Editorial integrity is a huge issue as well – the NDS demo was fantastic, but will the BBC want so much other contextual content over laid on their content, or even allow it? Also coming from the adult industry I know that some of my less corporate competitors would take seconds before they were trying to hijack metadata search to ensure whatever the context of the program that it was linking to adult content. Big problem – be interesting to see how the channel brands manage this going forward.

  2. Hi Agit8or,

    Don’t know who you are; good to see you write about the panel I was part of. Thanks for your observations.

    I can understand you’re disappointed – I do agree some key-issues were not addressed;
    i.e. exactly what Social TV is… I do have some opinions about them (quite strong ones actually), so if you would like to start a conversation about it, feel free to contact me.

    One thing I found interesting myself was that Triona and Rob come from a more traditional TV / film production side, thus seeing TV as the center. I come from social media moving into TV space. I think I stressed the importance for production companies like Fremantle to see themselves as brands aswell that need to use social media to engage the public and make them feel part of the story, give them influence; i.e. in the pre-selection for Idols, X-factor etc instead of only during the period of broadcasts; which they don’t do right now. Or is this not Social TV in your book?

    Your observation of my comment about the industry opening up to each other is correct, but you put no context to it. What I said was Social TV can only become a reality if we as an industry (broadcasters, production companies, social media / TV solution providers like my company) work together to unlock the budgets of brands. I think that will be the only way to further innovate social tv – somebody has to pay the bill… it’s got to be viable business too.

    Btw – why didn’t you ask a question to Rob, Triona and myself when Simon Spanswick invited the audience (including you) to do so?

    Looking forward to a conversation with you! I like your spiciness.

    I’d also like to invite you to contact me through Linkedin to make yourself known.

    Cheers, Dick Rempt

    • Dirk – if you check on the About page there is info on me and a link through to both my twitter and linkedin accounts, no point being spicy if you’re not prepared to be known. I’ll track you down on LinkedIn now though and hook up with you. I apologise if I took your words out of context – part of the problem with watching a stream in the office is that you can sometimes miss context. I did think however that you’re approach was the most modern – I’m planning on doing some work on defining SocialTV and will certainly be in contact so that I can get your opinion.

  3. Hi;
    Sorry – I missed the fact you were watching the sessions through live stream; no wonder you couldn’t ask a question…..
    Dick Rempt

  4. Rich

    I’m sorry that you found many of the sessions at the Social TV conference disappointing, I’d be happy to meet with you and hear your views on social media and online video. Not that many people know about Ooyala, so you’ll have to forgive me giving my contribution some context by setting out what the company does and for whom. It wasn’t intended to be a pitch, but rather to share our view on where online video and social media are working together. And yes we have just announced new deep linking sharing features, relevant to that session you’d agree. On sports – my point was that football apart, many sports get limited coverage on TV. Online video, particularly for live events, is giving sports fans the opportunity to share and enjoy coverage that would otherwise never make it to air. Sport represents an excellent example of social media and online video working together. More generally, social media provides the opportunity for fans of specific programmes and genres to gather together and share their passion. It isn’t just about big, peak time event television, but about more specific niche or affinity programmes, whether this is accessed a broadcast via TV or on-demand, or live online.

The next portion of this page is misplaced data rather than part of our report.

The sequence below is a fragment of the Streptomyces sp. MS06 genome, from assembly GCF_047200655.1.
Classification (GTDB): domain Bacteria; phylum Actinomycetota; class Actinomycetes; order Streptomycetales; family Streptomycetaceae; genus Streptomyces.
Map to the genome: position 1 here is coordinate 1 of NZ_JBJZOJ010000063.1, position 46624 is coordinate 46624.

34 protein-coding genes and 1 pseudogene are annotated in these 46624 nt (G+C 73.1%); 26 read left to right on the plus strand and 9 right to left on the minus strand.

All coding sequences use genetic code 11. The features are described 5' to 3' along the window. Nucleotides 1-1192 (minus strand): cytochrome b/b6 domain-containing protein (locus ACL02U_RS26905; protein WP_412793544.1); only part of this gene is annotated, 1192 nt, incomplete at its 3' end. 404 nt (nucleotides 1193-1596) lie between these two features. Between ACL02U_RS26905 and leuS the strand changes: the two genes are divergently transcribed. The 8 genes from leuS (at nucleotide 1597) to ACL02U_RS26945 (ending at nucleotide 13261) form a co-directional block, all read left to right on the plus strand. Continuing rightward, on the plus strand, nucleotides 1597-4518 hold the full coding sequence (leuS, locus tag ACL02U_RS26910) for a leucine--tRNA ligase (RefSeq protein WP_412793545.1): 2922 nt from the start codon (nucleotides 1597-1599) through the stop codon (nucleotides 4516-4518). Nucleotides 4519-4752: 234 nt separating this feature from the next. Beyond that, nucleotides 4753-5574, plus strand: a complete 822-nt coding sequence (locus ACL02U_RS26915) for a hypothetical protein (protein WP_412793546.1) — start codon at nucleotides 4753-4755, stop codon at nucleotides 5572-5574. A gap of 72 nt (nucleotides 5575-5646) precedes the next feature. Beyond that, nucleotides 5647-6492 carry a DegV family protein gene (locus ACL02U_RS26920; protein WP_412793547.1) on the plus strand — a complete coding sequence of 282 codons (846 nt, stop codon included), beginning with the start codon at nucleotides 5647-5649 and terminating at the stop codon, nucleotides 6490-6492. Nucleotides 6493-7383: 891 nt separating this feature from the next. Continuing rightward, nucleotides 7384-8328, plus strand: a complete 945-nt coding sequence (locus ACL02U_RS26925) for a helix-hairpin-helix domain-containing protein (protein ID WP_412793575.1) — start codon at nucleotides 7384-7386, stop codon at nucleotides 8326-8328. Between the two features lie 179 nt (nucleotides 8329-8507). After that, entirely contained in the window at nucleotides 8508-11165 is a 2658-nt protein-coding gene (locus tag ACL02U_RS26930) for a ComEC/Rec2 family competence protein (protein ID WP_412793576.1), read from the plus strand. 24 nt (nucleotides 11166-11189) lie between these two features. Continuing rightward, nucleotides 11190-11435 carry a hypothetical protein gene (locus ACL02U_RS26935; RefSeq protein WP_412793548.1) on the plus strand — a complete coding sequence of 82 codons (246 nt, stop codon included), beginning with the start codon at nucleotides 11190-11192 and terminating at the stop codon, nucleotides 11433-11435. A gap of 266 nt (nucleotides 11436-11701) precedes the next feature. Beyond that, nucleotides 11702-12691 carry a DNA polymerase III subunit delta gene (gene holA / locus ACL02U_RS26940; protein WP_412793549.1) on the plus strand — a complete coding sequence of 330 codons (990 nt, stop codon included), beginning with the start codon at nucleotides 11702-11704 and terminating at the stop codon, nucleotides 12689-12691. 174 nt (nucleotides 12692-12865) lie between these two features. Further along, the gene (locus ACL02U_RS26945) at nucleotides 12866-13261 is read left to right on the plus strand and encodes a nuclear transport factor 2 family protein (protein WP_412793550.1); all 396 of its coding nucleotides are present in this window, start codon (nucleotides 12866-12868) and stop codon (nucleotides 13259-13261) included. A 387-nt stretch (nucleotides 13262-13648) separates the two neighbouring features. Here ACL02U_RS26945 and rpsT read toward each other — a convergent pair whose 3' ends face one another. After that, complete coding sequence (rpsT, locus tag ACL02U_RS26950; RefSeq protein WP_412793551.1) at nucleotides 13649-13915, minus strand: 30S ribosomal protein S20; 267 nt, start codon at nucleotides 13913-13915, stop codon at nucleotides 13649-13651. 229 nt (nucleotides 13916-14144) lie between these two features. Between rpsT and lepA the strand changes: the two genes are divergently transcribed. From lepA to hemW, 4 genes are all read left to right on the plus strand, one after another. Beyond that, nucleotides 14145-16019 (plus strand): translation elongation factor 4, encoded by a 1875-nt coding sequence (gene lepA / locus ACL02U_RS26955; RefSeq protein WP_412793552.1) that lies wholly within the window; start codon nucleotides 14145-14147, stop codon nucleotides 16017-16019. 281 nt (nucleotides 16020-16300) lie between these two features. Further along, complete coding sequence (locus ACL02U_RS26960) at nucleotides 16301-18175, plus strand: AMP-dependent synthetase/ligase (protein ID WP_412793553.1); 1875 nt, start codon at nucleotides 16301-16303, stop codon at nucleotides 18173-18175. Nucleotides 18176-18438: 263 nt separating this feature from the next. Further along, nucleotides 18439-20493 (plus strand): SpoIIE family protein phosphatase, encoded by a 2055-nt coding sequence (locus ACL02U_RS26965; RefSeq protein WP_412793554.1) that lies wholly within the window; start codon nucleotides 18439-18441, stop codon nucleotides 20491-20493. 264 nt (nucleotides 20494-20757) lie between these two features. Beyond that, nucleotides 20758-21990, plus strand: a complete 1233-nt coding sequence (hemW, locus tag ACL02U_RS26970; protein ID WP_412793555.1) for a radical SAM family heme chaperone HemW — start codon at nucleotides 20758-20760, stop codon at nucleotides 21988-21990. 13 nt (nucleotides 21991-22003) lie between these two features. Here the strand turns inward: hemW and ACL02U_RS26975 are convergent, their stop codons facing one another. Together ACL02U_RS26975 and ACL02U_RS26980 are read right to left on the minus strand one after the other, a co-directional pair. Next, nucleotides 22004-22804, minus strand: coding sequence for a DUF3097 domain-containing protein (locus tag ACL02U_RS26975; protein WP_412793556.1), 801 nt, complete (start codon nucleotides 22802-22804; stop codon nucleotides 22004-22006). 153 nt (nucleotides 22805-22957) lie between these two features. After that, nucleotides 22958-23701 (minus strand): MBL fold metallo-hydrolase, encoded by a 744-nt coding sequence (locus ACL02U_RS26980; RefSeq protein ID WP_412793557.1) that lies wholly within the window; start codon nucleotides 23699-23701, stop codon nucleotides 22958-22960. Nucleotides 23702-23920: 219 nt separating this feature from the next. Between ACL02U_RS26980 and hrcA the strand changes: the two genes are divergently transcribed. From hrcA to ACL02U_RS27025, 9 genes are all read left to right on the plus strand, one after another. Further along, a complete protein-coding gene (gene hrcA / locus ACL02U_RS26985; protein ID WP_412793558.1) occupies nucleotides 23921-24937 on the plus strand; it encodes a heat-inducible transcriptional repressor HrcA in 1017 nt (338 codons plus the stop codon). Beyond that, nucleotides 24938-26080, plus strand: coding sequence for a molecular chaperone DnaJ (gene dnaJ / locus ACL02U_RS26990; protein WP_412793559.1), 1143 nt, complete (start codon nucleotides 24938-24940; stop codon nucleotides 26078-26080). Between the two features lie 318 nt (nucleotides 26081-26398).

You’re very welcome to get in touch. I’d be happy to set up a call with one of the Ooyala team and you can compare notes.

    Best regards


  5. Richard,

    Thanks for the great feedback. To be honest I had a bit of a challenge putting together a presentation for this one because of the diverse audience and the focus of the event. But I wondered how it would come off.

    I actually took your feedback to heart and tuned my preso at the Guardian Changing Media Summit today to be more about the trends and best practices for the video industry as a whole, with a little less Brightcove show n’ tell.

    The audience responded much better than on Tuesday, and I’m grateful for your feedback.

    I’m seeing some tweeting and blogging that validates the approach. In particular my Ten Tips for Building an Online Video Business is starting to make the rounds on sites like Wadd’s PR Blog –

    Good stuff.


    • Eric – was a real shame the Guardian event was not streamed, but glad that my feedback helped. I know Stuart was trying to organise for us to hook up for breakfast whilst you were over, but things consipred against us. Are you at IPTVWF or MIPTV – still keen to learn more about what you guys are up to? Thanks for the link to Wadds blog, going to grab a coffee and have a read!